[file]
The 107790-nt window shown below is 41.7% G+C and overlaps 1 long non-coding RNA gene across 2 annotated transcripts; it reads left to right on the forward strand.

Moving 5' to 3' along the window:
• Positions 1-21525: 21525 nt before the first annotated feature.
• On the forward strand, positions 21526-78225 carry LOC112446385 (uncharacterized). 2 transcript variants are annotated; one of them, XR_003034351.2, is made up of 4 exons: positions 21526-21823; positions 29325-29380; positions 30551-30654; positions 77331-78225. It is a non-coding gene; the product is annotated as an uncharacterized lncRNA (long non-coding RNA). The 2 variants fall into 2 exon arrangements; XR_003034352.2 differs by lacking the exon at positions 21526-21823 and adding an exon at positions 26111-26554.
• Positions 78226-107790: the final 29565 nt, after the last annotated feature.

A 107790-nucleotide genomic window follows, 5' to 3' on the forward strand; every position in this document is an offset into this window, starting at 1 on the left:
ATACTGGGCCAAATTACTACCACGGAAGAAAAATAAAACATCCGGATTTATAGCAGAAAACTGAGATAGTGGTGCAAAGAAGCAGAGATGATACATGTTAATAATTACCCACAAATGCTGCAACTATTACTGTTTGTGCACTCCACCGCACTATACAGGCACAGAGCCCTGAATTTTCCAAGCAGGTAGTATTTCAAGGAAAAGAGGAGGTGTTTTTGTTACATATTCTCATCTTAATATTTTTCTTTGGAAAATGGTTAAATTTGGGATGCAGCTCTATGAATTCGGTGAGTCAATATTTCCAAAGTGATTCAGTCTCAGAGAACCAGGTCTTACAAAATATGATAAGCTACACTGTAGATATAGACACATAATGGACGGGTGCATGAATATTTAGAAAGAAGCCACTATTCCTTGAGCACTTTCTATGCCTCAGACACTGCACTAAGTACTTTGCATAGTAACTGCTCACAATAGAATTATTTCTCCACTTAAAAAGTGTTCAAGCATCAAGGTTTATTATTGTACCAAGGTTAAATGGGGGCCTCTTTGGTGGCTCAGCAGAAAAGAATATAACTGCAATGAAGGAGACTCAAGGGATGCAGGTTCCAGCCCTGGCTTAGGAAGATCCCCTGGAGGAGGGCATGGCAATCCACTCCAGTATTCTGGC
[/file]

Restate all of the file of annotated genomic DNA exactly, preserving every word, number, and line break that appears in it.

The 107790-nt window shown below is 41.7% G+C and overlaps 1 long non-coding RNA gene across 2 annotated transcripts; it reads left to right on the forward strand.

Moving 5' to 3' along the window:
• Positions 1-21525: 21525 nt before the first annotated feature.
• On the forward strand, positions 21526-78225 carry LOC112446385 (uncharacterized). 2 transcript variants are annotated; one of them, XR_003034351.2, is made up of 4 exons: positions 21526-21823; positions 29325-29380; positions 30551-30654; positions 77331-78225. It is a non-coding gene; the product is annotated as an uncharacterized lncRNA (long non-coding RNA). The 2 variants fall into 2 exon arrangements; XR_003034352.2 differs by lacking the exon at positions 21526-21823 and adding an exon at positions 26111-26554.
• Positions 78226-107790: the final 29565 nt, after the last annotated feature.

A 107790-nucleotide genomic window follows, 5' to 3' on the forward strand; every position in this document is an offset into this window, starting at 1 on the left:
ATACTGGGCCAAATTACTACCACGGAAGAAAAATAAAACATCCGGATTTATAGCAGAAAACTGAGATAGTGGTGCAAAGAAGCAGAGATGATACATGTTAATAATTACCCACAAATGCTGCAACTATTACTGTTTGTGCACTCCACCGCACTATACAGGCACAGAGCCCTGAATTTTCCAAGCAGGTAGTATTTCAAGGAAAAGAGGAGGTGTTTTTGTTACATATTCTCATCTTAATATTTTTCTTTGGAAAATGGTTAAATTTGGGATGCAGCTCTATGAATTCGGTGAGTCAATATTTCCAAAGTGATTCAGTCTCAGAGAACCAGGTCTTACAAAATATGATAAGCTACACTGTAGATATAGACACATAATGGACGGGTGCATGAATATTTAGAAAGAAGCCACTATTCCTTGAGCACTTTCTATGCCTCAGACACTGCACTAAGTACTTTGCATAGTAACTGCTCACAATAGAATTATTTCTCCACTTAAAAAGTGTTCAAGCATCAAGGTTTATTATTGTACCAAGGTTAAATGGGGGCCTCTTTGGTGGCTCAGCAGAAAAGAATATAACTGCAATGAAGGAGACTCAAGGGATGCAGGTTCCAGCCCTGGCTTAGGAAGATCCCCTGGAGGAGGGCATGGCAATCCACTCCAGTATTCTGGC